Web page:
A thirst for salt
What this means for athletes
Athletes have diligently followed advice over the years that “salty sweaters” need to ingest more salt. But more recent research is challenging that idea by suggesting that salty sweaters are simply excreting excess salt, as opposed to losing excessive amounts that need to be replaced. This notion has been backed up by other research that has shown that ingesting extra sodium during an Ironman had no effect on blood sodium concentration or blood plasma volume.
Salt has also been recommended to endurance athletes to avert the risk of hyponatremia – a serious condition where there is insufficient sodium in the blood. But hyponatremia has been shown to be caused by over drinking of water, as opposed to simply drinking to thirst, rather than excessive loss of sodium through sweat.
Cramps What role does salt play?
Because little is really known about cramps, advice that abounds is largely speculative, based on possible physiological connections as well as on-field observations. The commonly held belief is that exercise-induced cramps result from dehydration and electrolyte depletion. But this notion is false. A 2011 study published in the British Journal of Sports Medicine found no difference in blood sodium levels between cramping athletes and cramp-free athletes during an Ironman triathlon. Similar results have been demonstrated across other endurance sports. In other words, sodium losses and sweat rates are unrelated to cramping.
Contradicting this scientific literature, though, are the vast numbers of athletes who swear that salt supplementation is beneficial. And it’s important to remember that just because there is a lack of evidence to support this practice doesn’t mean it is not true. Surprisingly, though, there is some scientific weight to the “pickle juice folk remedy.” Recent research suggests it’s not the salty brine, but rather the spicy taste acting on receptors in the mouth that somehow disrupts the neural malfunction associated with the uncoordinated muscle contractions of cramps.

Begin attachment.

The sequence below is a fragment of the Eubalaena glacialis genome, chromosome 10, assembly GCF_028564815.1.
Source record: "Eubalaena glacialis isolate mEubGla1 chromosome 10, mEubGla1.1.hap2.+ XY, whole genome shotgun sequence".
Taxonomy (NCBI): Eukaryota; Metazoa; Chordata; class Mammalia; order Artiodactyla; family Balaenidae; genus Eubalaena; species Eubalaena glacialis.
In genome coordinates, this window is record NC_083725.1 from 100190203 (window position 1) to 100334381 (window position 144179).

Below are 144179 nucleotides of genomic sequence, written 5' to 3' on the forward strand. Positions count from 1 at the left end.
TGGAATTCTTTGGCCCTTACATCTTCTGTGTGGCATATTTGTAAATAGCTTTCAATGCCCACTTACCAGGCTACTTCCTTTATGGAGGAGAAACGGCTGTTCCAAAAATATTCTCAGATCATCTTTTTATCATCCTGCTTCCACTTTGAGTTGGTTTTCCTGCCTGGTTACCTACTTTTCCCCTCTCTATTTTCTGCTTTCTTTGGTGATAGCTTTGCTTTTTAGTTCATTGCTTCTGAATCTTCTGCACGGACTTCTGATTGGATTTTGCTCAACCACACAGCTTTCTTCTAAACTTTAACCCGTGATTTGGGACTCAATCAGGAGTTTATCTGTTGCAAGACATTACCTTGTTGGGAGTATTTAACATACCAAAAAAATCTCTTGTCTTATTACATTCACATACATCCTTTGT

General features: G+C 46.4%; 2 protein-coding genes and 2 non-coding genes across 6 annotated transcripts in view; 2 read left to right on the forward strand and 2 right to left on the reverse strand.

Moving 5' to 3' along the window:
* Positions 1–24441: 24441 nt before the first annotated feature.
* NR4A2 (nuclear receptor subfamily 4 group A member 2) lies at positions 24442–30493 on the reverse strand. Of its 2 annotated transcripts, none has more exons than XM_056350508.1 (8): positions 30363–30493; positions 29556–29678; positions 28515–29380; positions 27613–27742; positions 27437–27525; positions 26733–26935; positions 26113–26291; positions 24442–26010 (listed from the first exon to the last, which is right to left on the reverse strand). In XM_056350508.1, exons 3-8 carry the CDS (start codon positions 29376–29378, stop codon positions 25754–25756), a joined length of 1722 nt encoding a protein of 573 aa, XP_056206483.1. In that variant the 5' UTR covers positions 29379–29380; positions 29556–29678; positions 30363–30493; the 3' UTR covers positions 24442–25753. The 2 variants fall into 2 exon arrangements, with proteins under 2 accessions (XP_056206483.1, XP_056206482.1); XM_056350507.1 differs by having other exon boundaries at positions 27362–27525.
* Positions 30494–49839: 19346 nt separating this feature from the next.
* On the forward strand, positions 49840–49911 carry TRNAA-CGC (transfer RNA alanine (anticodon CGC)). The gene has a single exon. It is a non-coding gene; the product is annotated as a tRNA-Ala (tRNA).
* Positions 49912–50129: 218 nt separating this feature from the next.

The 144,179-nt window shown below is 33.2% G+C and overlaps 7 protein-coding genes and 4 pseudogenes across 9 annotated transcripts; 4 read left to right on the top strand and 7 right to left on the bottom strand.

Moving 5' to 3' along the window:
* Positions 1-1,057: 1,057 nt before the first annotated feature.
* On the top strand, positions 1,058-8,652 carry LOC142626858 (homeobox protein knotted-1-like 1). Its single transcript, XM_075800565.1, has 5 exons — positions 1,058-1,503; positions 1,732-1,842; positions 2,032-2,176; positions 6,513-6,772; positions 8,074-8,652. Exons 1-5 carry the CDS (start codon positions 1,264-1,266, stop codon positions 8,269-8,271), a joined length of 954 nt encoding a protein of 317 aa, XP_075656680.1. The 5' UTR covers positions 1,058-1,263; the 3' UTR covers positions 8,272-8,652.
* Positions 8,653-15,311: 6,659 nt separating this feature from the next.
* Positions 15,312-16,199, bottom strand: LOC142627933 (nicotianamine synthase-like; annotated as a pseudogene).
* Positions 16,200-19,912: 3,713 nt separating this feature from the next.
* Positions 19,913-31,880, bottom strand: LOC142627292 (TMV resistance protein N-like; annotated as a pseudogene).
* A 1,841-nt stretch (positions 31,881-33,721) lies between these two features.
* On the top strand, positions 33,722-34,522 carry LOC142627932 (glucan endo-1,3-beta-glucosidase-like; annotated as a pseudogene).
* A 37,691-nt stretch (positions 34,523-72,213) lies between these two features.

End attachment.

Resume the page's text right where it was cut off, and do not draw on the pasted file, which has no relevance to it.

Salt Shake it or leave it?
When it comes to health, dietary salt intake may not be as harmful as we once thought, nor as important as the lack of potassium which acts to reduce blood pressure. The average diet is heavy on high-sodium processed foods, but falls severely short on the potassium-rich fruits and vegetables. The best dietary advice, then, is to minimize processed foods and boost your vegetable and fruit content. Otherwise you can enjoy generous amounts of salt on foods (unless you are hypertensive, in which case speak with your health professional).
For endurance athletes who swear by their sodium supplements, rest assured that there is no evidence that consuming salt during exercise has a detrimental effect on performance and a mountain of anecdotal evidence that suggests it might be beneficial for some individuals. Sodium contained in regular sports nutrition products will be adequate for most and encourage adequate intake of fluids and fuel by improving taste profile. If you are prone to cramps, experiment. Sports nutrition, like most things, is not a one size fits all proposition: for some, salt seems to play important role, even if not backed up by scientific proof.
Search for salt
Most of the sodium in the average person’s diet comes from processed and packaged foods. In addition to salt, sources of sodium include monosodium glutamate, sodium citrate; sodium nitrate; baking soda; sodium bicarbonate; and sodium benzoate.
Pip Taylor is a dietitian, sports nutritionist and professional triathlete.